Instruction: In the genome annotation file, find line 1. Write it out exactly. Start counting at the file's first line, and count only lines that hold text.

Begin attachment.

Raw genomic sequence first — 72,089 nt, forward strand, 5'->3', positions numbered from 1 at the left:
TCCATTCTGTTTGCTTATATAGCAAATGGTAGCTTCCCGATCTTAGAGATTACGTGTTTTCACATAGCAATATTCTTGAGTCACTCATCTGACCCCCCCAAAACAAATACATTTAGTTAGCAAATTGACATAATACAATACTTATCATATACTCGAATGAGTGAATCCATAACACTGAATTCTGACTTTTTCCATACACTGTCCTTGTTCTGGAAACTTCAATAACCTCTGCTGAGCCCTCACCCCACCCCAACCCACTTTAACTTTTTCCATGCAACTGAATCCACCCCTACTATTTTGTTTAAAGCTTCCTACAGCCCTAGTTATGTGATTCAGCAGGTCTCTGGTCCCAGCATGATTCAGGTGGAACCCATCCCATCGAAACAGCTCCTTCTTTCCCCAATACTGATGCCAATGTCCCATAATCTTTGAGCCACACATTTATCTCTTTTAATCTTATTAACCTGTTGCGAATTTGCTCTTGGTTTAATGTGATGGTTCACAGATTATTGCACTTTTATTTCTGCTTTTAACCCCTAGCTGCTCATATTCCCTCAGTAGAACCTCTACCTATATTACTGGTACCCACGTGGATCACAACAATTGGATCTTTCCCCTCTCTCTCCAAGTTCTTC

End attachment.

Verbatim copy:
Raw genomic sequence first — 72,089 nt, forward strand, 5'->3', positions numbered from 1 at the left: